Oracle Singapore Head of Apps Levent Tavsanci discusses digitization efforts in the maritime sector and how organisations may exploit data to unlock valuable insights and help drive better decision making.
By Levent Tavsanci
Shipping has been a major mode of transport and an essential communication link that keeps the entire Southeast Asia connected to the rest of the world. From cargo trade to domestic commerce, shipping has played a crucial role in enabling economic growth and international competitiveness for our region. In fact, most of the members of ASEAN are maritime economies given our geo-location and access to sea lanes of the Indian and Pacific Oceans.
With border movements currently being restricted, the maritime industry in ASEAN has undoubtedly been affected. From reduced workforce to closing of ports, the industry is facing disruptions not limiting to cargo congestion and supply chains. The shipping industry is also no exception as the world is forced to embrace remote work.
It is evident that what is once known as an industry that is slow to digitalize, the maritime sector is now ramping up efforts to be at the forefront of the digital economy.
The current economic downturn is also urging businesses – including those in the maritime sector – to accelerate their shift in business operations digitally, with the need to run operations remotely being a priority.
Coupling economic pressure with the current need for increased collaboration, albeit online, it is no wonder that the maritime sector is turning to the cloud.
The nature of the maritime industry means that it is and will always be challenged by geography, and cloud technologies are now being adopted to address this very issue of distance. The cloud can also enable the shipping industry to automate tasks, reduce administrative work, and drive cost efficiencies.
A clear advantage for businesses in shipping to adopt cloud is that it enables them to better communicate and collaborate with teams spread out across the world – on shore and at sea. This helps promote a closer working culture despite the distance apart.
From admin, finance, logistics and crew, and supply chain management, cloud has enabled businesses to access information from a centralised platform so they can make better informed decisions. In other words, this makes their business more responsive, agile, and more competitive.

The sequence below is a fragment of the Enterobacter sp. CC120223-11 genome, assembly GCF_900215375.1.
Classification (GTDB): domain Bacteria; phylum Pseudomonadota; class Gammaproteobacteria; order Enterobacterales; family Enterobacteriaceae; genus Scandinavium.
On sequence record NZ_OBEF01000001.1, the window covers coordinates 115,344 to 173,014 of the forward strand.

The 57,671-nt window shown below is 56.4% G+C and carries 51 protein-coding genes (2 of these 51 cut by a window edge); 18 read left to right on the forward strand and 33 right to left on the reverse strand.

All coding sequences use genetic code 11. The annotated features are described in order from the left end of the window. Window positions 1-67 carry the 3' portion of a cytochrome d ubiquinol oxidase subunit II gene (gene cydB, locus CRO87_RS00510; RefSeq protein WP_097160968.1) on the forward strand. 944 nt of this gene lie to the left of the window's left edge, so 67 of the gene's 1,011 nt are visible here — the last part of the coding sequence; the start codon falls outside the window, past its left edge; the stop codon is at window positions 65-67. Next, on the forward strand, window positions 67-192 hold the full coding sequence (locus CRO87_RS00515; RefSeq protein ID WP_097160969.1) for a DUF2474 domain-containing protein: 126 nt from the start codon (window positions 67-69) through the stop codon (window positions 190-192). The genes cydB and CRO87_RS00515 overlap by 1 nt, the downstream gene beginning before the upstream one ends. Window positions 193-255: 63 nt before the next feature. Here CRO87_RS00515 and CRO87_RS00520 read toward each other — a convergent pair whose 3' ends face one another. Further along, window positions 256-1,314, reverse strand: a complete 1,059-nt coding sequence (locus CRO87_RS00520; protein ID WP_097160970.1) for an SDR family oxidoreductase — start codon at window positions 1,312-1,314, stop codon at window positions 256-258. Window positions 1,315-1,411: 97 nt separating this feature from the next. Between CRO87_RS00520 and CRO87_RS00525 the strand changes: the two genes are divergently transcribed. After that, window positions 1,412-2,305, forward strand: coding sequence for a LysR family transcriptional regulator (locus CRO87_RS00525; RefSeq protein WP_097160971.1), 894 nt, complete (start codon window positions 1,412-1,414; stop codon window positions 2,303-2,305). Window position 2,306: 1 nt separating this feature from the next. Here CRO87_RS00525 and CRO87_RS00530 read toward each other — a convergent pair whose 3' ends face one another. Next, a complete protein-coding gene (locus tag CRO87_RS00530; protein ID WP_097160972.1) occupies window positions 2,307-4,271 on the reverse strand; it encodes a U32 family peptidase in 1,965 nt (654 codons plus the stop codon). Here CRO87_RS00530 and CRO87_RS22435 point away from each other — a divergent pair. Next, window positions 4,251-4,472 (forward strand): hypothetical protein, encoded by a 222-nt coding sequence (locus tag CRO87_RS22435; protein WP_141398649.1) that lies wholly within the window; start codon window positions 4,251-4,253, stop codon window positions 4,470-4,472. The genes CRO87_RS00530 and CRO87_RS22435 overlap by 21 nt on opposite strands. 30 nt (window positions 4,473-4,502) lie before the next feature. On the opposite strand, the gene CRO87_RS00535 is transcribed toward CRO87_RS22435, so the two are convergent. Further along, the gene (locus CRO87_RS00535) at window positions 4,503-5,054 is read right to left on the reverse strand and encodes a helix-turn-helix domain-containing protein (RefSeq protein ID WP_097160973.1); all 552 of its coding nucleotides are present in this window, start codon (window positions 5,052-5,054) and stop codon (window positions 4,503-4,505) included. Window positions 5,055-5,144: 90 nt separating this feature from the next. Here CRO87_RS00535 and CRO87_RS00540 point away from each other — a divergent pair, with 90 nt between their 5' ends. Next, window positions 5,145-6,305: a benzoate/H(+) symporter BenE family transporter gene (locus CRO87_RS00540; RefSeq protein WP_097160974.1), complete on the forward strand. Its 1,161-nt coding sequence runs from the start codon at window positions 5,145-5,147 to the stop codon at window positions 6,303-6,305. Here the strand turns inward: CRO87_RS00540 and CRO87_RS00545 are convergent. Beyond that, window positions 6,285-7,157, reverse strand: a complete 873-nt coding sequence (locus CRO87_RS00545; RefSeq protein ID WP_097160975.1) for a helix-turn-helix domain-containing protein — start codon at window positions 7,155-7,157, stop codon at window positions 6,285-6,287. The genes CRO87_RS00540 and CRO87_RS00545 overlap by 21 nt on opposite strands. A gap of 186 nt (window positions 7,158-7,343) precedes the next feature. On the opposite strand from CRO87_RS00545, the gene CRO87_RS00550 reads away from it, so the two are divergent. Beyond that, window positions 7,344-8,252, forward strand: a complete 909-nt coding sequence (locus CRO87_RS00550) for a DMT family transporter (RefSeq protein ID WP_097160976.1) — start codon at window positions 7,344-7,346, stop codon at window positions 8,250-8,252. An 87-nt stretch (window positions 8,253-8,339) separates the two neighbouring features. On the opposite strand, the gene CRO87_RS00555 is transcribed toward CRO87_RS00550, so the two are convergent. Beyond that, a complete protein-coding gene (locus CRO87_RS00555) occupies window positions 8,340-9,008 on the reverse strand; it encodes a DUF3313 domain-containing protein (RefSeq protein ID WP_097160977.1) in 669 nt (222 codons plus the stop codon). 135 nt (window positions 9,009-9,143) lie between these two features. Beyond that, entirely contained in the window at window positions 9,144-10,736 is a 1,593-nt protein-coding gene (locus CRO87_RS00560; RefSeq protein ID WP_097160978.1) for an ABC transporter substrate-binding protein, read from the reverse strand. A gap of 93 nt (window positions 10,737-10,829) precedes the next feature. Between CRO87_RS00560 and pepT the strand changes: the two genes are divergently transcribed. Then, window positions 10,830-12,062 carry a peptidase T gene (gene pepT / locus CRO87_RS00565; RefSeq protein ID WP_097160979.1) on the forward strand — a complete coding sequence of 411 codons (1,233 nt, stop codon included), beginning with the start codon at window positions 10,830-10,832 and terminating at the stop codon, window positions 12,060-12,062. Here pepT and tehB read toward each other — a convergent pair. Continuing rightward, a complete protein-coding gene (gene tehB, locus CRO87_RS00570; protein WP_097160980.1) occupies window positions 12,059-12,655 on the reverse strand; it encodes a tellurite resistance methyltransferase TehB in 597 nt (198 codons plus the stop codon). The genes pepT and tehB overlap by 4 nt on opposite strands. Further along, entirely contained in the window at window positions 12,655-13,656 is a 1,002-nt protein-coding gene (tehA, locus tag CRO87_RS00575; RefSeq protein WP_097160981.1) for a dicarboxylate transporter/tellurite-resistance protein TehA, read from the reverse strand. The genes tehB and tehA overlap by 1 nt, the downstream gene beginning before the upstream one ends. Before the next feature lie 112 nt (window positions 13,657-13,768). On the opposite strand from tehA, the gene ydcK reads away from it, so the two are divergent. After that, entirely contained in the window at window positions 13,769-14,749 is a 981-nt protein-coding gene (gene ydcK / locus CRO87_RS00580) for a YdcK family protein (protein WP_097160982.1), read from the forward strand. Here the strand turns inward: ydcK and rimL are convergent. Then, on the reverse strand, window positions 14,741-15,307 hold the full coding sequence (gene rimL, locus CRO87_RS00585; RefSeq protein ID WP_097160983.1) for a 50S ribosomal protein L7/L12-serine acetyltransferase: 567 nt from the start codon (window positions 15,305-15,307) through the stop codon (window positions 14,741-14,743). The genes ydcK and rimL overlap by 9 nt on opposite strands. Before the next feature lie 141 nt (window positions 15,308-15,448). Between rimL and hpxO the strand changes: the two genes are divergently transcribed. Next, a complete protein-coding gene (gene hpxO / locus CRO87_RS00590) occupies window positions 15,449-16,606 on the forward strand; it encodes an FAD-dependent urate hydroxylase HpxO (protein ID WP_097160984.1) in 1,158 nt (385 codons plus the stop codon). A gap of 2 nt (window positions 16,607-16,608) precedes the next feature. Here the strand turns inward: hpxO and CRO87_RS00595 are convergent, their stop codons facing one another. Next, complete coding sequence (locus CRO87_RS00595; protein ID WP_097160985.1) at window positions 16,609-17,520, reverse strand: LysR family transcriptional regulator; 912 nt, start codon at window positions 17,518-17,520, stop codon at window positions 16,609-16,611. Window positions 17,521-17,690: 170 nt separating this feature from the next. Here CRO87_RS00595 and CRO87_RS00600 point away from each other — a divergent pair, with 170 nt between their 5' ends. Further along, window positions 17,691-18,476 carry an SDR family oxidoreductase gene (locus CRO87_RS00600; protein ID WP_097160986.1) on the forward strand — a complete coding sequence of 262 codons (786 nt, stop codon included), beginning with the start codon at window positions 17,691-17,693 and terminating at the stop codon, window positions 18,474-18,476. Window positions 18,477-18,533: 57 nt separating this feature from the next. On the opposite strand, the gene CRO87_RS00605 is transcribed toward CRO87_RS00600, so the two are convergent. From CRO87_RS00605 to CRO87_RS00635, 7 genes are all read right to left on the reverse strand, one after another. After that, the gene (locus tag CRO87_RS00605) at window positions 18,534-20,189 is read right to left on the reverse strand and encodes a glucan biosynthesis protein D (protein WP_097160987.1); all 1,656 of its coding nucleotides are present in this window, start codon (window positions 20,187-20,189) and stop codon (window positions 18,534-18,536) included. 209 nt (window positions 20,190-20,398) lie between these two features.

The shipping industry holds many legacy technologies that may be susceptible to cyber-attacks in today’s changing cyber threat landscape. From e-navigation, global positioning systems (GPS), automatic identification system (AIS), and electronic chart display and information system (ECDIS), the cloud offers an added security layer to better store and manage these data. With the cloud, there will also be less reliance on existing hardware that may be labour-intensive to support and maintain.
It is clear that the cloud offers tremendous value creation in the maritime sector, across multiple layers of the industry and business. In order for businesses to take advantage of these benefits, there is a need to take on a different mindset when it comes to data.
Data is the new oil, and businesses across all industries should look to seize data-centric opportunities for growth. The best way to go about doing this is to embrace a data-focused, value-creation business model to tap on the amount of data being generated in our digital economy. It’s a whole new environment and business leaders need to be ready for that.
Across job functions, technology has facilitated the shift towards more data-enabled operations. Be it the CEO, CMO, or CFO, business leaders now need to rely on data and technology to make better decisions.
For instance, global marine services provider Swire Pacific Offshore is leveraging Oracle Cloud ERP to create an integrated financial system that would drive work efficiency, financial accuracy and data integrity across its operations worldwide. In doing so, the marine services provider hopes to enhance their internal controls, compliance and reporting with real-time data.
Moreover, with Oracle Cloud Enterprise Performance Management (EPM), businesses within the shipping industry will be able to automatically create forecasts and perform predictive analytics based on historical actual data. This would mean that in the case of an economic downturn as an example, organisations can generate data to project scenarios, providing a prediction on the impact to business. As a result, such effective use cases of the cloud will enable the maritime sector to response proactively instead of reactively to disruptions.
Disruption is constant. In order to succeed in this environment, businesses need to exploit data to unlock valuable insights and drive better decisions. This applies to all industries, including the maritime sector, where cloud technologies have made it more streamlined. With ongoing technology trials, it’s only a matter of time that more fleets can be managed online with crew dedicated to other initiatives.
As one of the oldest industries, shipping will remain significant in the digital economy. No doubt that there will continue to be disruptions, but businesses must not ignore the competitive advantages that cloud technologies have made available. There is a lot of potential in shipping and technology will play a leading role as maritime businesses strive for business continuity.
(Ed. Featured image by Photographer Mali Maeder.)